Giphy will join the Instagram team and see its GIF library further integrated into the app, along with other Facebook products. Giphy will continue to operate its library, Facebook said, and the platform is expected to preserve its branding, per Axios.
Half of Giphy’s traffic already comes from Facebook apps, with Instagram making up a significant bulk of that volume. Giphy is also integrated with rival social networks and communications platforms, including Twitter and Slack. Facebook previously attempted to acquire the company in 2015, but Giphy declined to pursue broader partnership options, according to CNBC.
As advertising revenue begins to take a bigger hit due to the coronavirus pandemic, Facebook is making a significant bet to diversify its toolkit with the reported $400 million Giphy acquisition. The news signals that the social giant could be looking to take advantage of a down period to strengthen its core products, even as scrutiny of M&A at this time is on the rise among some lawmakers. Giphy and Facebook were in discussions prior to the public health crisis, Axios reported, but those talks were centered more on partnerships than an acquisition.
Giphy is incredibly popular as a hosting service for GIFs that people like to share on social media and in messaging apps. The company was last privately valued at $600 million, Axios said. Brands increasingly view GIFs as an opportunity to connect with mobile-minded consumers, and major marketers like Wendy’s, Pepsi and Midol have recently run campaigns using Giphy.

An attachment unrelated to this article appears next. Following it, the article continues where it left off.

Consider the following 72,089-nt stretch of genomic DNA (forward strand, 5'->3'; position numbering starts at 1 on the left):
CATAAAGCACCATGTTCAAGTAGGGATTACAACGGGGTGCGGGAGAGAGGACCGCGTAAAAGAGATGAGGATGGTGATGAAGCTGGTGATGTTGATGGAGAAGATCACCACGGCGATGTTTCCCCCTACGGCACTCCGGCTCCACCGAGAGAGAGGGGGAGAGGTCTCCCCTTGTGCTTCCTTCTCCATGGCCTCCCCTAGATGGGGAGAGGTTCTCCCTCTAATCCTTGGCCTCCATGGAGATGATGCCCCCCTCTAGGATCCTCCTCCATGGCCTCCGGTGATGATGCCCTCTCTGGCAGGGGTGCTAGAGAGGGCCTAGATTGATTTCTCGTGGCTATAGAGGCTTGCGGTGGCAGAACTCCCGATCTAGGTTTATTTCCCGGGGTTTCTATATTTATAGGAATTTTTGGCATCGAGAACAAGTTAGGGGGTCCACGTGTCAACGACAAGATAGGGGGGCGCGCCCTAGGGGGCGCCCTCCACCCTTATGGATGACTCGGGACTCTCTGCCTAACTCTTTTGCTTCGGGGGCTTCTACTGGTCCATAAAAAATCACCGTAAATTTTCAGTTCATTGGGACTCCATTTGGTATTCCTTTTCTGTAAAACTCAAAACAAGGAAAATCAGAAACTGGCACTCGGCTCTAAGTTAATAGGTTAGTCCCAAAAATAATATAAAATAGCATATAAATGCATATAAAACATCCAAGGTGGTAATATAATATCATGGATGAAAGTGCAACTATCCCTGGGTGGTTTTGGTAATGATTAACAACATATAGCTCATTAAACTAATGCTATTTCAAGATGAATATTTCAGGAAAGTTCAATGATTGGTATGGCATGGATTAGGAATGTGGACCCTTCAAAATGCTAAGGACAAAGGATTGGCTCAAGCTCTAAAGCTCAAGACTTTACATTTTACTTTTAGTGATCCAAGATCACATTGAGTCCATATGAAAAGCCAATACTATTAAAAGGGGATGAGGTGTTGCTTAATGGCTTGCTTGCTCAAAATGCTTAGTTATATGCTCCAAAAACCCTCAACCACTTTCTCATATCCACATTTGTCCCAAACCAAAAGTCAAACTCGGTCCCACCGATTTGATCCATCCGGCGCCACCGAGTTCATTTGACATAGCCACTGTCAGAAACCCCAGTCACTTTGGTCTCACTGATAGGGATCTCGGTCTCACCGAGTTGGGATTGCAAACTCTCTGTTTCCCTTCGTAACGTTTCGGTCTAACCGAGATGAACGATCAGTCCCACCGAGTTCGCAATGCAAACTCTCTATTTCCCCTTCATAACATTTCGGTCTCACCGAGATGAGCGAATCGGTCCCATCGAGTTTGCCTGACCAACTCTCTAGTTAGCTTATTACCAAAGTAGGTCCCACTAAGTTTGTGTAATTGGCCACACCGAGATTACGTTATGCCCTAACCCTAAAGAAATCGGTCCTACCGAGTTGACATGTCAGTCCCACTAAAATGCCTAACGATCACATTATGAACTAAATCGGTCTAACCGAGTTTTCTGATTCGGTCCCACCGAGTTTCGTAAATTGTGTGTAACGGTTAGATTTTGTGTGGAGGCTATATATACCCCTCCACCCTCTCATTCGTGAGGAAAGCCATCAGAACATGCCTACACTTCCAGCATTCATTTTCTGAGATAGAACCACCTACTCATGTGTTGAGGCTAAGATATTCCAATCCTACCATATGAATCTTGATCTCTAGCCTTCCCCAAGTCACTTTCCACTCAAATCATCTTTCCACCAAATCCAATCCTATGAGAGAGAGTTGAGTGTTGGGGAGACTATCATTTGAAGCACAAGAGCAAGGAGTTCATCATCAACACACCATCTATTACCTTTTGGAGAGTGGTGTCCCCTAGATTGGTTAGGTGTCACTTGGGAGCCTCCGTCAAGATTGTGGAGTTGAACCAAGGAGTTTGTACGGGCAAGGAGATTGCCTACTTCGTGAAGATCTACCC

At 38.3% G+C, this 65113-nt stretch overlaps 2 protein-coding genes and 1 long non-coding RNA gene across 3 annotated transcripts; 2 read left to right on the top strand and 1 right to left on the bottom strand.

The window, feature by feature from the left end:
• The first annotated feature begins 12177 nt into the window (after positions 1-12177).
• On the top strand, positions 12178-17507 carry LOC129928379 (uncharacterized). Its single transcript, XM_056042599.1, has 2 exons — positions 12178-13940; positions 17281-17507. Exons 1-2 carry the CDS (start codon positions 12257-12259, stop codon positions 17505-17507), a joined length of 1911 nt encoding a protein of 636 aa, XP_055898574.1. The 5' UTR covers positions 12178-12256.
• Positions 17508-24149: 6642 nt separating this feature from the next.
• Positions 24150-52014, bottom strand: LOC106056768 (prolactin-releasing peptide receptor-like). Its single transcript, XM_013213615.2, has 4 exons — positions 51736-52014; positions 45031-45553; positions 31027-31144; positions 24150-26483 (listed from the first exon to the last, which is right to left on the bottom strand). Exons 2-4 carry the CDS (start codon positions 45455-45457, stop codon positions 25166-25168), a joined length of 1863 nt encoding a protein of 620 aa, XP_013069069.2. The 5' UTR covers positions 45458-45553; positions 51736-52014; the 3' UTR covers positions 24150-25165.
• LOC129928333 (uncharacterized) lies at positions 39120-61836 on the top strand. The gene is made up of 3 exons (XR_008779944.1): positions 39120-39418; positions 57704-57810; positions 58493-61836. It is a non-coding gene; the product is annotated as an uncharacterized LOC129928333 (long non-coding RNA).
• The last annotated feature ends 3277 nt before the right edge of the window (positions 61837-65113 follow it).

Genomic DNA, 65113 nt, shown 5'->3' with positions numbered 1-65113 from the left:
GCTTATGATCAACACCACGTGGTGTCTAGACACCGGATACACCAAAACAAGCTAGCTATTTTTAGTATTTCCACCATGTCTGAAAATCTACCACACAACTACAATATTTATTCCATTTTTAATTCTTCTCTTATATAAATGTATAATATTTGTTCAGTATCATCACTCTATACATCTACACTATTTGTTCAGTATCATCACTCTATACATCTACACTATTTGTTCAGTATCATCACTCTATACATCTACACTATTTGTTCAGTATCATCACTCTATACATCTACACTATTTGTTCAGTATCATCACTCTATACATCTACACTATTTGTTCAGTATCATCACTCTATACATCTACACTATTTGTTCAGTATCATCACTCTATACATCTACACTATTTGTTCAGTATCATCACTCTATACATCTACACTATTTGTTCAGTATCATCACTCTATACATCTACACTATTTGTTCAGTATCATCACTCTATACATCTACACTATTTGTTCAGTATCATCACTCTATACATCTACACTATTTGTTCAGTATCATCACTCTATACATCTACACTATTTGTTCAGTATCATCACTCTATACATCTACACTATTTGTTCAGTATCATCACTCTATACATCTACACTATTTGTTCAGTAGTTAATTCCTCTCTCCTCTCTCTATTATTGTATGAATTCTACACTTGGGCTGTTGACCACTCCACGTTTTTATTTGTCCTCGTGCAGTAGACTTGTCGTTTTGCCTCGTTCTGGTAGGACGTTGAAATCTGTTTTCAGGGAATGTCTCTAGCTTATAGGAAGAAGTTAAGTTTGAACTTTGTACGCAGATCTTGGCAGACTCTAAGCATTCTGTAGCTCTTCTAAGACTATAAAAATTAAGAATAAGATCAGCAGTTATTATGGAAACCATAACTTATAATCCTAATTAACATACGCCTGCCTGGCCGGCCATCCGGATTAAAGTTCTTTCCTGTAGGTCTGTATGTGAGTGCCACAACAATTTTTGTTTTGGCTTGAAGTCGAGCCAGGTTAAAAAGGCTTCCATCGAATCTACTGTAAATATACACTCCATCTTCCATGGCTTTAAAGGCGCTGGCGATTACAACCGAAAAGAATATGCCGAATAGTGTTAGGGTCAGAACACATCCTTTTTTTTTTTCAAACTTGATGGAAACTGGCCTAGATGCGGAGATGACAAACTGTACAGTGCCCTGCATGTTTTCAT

Giphy has also recently expanded into new areas beyond GIFs that could interest marketers, such as a video with sound offering introduced late last year called Giphy Video. Publishers gaining traction amid the pandemic, including John Krasinki’s “Some Good News” program, are active on Giphy Video.
As noted in Axios, Giphy now has access to Facebook’s considerable sales and marketing infrastructure to grow its business. Facebook and Google together commanded more than half of total U.S. digital advertising spend last year, according to eMarketer estimates.
Facebook focusing on integrating Giphy with the Instagram team makes sense. The image-sharing app has been a continued driver of revenue and user growth for Facebook as it has expanded offerings like Stories, the disappearing photo and video messages that share a name with a similar Snapchat feature. GIFs are used commonly in Instagram Stories and among the content creators who keep users engaged with the service.
In the blog post announcing the deal, Facebook did not indicate that outside apps will have their access to Giphy cut off.
“People will still be able to upload GIFs; developers and API partners will continue to have the same access to GIPHY’s APIs; and GIPHY’s creative community will still be able to create great content,” Vishal Shah, VP of product at Instagram, wrote in the post.
Facebook’s dealmaking could still raise a few eyebrows. The company, facing increasing antitrust scrutiny in recent years, has been pressured to divest previous acquisitions like WhatsApp and Instagram.
Business realities during the pandemic might heighten some of those concerns. Sen. Elizabeth Warren, D-Massachusetts, and Rep. Alexandria Ocasio-Cortez, D-New York, last month proposed a “Pandemic Anti-Monopoly Act” that would restrict M&A transactions involving large companies, including businesses with more than $100 million in revenue, Fast Company reported.